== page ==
British Colonial Developments, 1774-1834

By Vincent Harlow; Frederick Madden | Go to book overview

American settlers than any she possesses: that the very circumstances of its peninsular situation is likely to prevent emigration from this to the circumjacent shores till the whole country shall be filled up; and that this condensation of a numerous industrious agricultural people is the real force of a nation and the most desirable strength of a frontier colony.

The future prospects this peninsular country holds out are that proportionately as the surrounding countries become populous, it will become the secure medium, as Holland is to Germany, of the most profitable intercourse with all the inhabitants between the Apalachian mountains and the Mississippi now colonizing in a fruitful climate, capable by a little commercial encouragement of being made to produce a variety of raw materials which Great Britain at present procures from foreign, if not from hostile, nations and which will be exchanged for British commodities; and this commercial intercourse may acquire establishment at the very period when every nation seems to aim at acquiring commerce and naval power by imports and acts of navigation of its own.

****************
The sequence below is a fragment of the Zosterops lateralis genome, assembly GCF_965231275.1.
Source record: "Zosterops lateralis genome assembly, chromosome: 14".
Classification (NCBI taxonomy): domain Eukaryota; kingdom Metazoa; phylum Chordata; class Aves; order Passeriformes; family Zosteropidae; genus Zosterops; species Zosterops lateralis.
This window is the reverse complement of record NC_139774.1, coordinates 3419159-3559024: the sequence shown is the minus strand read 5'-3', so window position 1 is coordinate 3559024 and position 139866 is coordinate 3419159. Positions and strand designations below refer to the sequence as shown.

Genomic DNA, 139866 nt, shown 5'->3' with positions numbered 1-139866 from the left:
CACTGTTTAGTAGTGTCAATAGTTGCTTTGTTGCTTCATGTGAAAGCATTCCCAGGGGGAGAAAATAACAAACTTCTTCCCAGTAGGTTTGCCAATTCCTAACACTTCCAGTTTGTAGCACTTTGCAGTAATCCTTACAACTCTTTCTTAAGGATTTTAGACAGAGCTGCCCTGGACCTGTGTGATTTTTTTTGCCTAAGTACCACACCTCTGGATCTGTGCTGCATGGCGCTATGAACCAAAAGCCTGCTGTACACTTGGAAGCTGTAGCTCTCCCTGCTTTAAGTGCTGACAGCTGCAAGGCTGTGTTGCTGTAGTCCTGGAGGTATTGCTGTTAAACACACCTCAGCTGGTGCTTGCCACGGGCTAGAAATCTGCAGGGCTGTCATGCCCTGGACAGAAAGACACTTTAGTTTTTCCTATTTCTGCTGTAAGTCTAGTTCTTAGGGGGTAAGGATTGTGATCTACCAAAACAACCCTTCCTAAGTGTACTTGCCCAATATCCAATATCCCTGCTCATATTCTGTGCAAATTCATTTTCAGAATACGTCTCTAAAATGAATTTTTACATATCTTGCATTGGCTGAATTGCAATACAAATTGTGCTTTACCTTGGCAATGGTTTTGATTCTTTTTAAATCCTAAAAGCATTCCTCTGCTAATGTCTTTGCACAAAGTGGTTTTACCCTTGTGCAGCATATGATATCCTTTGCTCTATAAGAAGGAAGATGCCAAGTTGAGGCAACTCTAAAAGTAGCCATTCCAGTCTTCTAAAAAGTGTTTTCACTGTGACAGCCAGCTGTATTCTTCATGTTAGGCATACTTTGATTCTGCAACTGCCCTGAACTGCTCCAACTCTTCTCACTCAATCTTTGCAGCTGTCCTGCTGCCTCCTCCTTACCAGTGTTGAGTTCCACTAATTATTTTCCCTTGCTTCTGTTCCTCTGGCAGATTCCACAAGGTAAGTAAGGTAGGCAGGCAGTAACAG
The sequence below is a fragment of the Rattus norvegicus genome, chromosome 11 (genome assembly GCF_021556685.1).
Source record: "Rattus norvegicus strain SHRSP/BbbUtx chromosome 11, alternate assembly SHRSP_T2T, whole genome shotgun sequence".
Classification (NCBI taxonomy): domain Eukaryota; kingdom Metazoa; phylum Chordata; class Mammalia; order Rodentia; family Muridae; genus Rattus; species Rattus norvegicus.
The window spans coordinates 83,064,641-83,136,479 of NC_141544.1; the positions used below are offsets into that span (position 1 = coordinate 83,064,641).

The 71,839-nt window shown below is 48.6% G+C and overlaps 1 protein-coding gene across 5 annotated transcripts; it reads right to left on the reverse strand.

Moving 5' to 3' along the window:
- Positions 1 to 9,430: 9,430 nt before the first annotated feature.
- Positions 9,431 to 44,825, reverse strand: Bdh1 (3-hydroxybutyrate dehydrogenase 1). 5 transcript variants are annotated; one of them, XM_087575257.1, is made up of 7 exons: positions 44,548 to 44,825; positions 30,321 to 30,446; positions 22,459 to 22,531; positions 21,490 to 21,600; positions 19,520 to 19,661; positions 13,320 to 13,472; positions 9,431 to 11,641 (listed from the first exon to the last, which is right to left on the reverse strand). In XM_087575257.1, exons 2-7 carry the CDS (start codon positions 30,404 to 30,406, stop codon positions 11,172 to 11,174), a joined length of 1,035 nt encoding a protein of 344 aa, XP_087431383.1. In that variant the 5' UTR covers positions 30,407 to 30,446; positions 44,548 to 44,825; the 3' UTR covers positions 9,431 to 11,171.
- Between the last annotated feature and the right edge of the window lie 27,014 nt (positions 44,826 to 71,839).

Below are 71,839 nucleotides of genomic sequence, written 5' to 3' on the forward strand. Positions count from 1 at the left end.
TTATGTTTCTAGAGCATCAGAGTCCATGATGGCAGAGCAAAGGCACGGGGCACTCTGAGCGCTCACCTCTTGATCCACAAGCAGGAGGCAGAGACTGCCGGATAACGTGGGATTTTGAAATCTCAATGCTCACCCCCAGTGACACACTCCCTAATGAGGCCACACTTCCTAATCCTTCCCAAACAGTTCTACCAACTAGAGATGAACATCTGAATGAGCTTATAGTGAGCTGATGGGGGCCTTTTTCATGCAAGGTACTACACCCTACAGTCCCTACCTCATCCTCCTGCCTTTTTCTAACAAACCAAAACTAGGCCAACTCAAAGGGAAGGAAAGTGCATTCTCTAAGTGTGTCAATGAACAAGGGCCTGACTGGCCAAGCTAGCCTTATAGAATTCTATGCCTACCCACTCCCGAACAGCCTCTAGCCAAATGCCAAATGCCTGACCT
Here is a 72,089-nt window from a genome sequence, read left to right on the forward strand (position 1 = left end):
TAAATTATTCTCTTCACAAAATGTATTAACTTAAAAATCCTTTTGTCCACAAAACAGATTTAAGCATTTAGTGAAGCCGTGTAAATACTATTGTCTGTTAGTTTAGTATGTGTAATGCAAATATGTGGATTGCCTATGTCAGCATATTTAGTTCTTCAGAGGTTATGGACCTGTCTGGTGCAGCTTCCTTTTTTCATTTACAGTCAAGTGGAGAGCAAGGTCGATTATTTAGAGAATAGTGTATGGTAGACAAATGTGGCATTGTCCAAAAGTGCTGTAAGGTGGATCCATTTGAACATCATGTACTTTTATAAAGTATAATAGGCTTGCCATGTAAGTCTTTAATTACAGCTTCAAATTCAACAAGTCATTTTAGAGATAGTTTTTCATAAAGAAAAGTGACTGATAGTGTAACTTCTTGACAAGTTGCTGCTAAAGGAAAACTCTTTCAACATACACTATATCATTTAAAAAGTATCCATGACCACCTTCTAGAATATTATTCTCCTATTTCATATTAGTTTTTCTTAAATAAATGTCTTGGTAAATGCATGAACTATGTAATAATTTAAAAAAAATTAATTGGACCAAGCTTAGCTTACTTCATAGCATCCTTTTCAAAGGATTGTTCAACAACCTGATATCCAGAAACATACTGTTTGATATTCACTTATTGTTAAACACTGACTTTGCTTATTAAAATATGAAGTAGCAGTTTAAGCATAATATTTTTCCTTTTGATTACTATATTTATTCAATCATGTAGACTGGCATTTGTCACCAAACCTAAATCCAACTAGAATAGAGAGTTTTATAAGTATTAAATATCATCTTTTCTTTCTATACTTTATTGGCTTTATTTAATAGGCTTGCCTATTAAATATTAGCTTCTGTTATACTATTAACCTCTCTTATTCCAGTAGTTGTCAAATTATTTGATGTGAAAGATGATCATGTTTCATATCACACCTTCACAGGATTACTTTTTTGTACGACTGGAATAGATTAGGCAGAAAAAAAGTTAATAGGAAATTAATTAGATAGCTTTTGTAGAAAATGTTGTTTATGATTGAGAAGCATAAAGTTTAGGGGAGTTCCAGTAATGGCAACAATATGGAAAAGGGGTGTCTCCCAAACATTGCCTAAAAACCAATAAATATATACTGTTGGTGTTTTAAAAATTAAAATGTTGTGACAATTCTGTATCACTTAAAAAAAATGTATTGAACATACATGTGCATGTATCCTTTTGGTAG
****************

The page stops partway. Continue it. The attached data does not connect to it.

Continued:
The Spanish Court is particularly jealous in preventing these trans-Apalachian Americans from passing down the Mississippi; in consequence they must be reduced to the paths over the mountains to obtain all those commodities which they are necessitated to import from Europe, or they must procure them by means of their rivers which are navigable with[in] ten, twenty or thirty miles of the Lakes.

It is our business to seize hold of the opportunity while the League of Congress with the House of Bourbon prevents them from assisting their trans-Apalachian subjects in forcing the passage down the Mississippi and while those new settlements are in their infancy which would render such an attempt on their part without the aid of Congress, though the Indians should be neutral, precarious and difficult. It seems to be our business to grasp at this moment to possess ourselves of this growing trade and to turn it by all the powers of first possession and habit into this advantageous channel, bearing always in mind the immense strength which the carrying trade of this increasing commerce and which, by means of Quebec, we shall exclusively possess will add to the bulwark of Great Britain its naval power. . . .


19
LORD HAWKESBURY TO LORD GRENVILLE 17 October 17941

MY DEAR LORD,

I received last night the box and letter you sent me, and though I am so unfortunate as to differ with your Lordship in opinion on one

____________________
1

Chatham Papers, P.R.O./30/8/152. Printed in Canadian Hist. Rev., vol. xv, p. 46. Grenville, as Secretary of State for Foreign Affairs, was engaged in negotiations with

-272-

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